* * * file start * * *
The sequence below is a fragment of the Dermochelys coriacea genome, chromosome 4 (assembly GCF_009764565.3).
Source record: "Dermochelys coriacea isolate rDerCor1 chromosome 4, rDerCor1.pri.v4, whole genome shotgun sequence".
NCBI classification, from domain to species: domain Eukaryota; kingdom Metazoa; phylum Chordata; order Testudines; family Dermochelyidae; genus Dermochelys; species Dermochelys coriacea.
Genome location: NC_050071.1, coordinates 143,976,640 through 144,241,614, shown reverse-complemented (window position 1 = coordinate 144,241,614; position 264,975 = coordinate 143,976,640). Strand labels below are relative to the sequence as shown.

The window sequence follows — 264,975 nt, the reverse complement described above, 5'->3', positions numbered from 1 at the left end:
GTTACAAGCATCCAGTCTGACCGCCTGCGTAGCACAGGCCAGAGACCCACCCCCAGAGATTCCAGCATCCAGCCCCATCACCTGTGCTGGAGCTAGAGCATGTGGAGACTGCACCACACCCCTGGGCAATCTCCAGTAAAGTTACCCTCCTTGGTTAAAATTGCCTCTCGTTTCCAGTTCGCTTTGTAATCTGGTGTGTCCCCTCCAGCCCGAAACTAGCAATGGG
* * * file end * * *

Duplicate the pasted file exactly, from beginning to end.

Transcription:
The sequence below is a fragment of the Dermochelys coriacea genome, chromosome 4 (assembly GCF_009764565.3).
Source record: "Dermochelys coriacea isolate rDerCor1 chromosome 4, rDerCor1.pri.v4, whole genome shotgun sequence".
NCBI classification, from domain to species: domain Eukaryota; kingdom Metazoa; phylum Chordata; order Testudines; family Dermochelyidae; genus Dermochelys; species Dermochelys coriacea.
Genome location: NC_050071.1, coordinates 143,976,640 through 144,241,614, shown reverse-complemented (window position 1 = coordinate 144,241,614; position 264,975 = coordinate 143,976,640). Strand labels below are relative to the sequence as shown.

The window sequence follows — 264,975 nt, the reverse complement described above, 5'->3', positions numbered from 1 at the left end:
GTTACAAGCATCCAGTCTGACCGCCTGCGTAGCACAGGCCAGAGACCCACCCCCAGAGATTCCAGCATCCAGCCCCATCACCTGTGCTGGAGCTAGAGCATGTGGAGACTGCACCACACCCCTGGGCAATCTCCAGTAAAGTTACCCTCCTTGGTTAAAATTGCCTCTCGTTTCCAGTTCGCTTTGTAATCTGGTGTGTCCCCTCCAGCCCGAAACTAGCAATGGG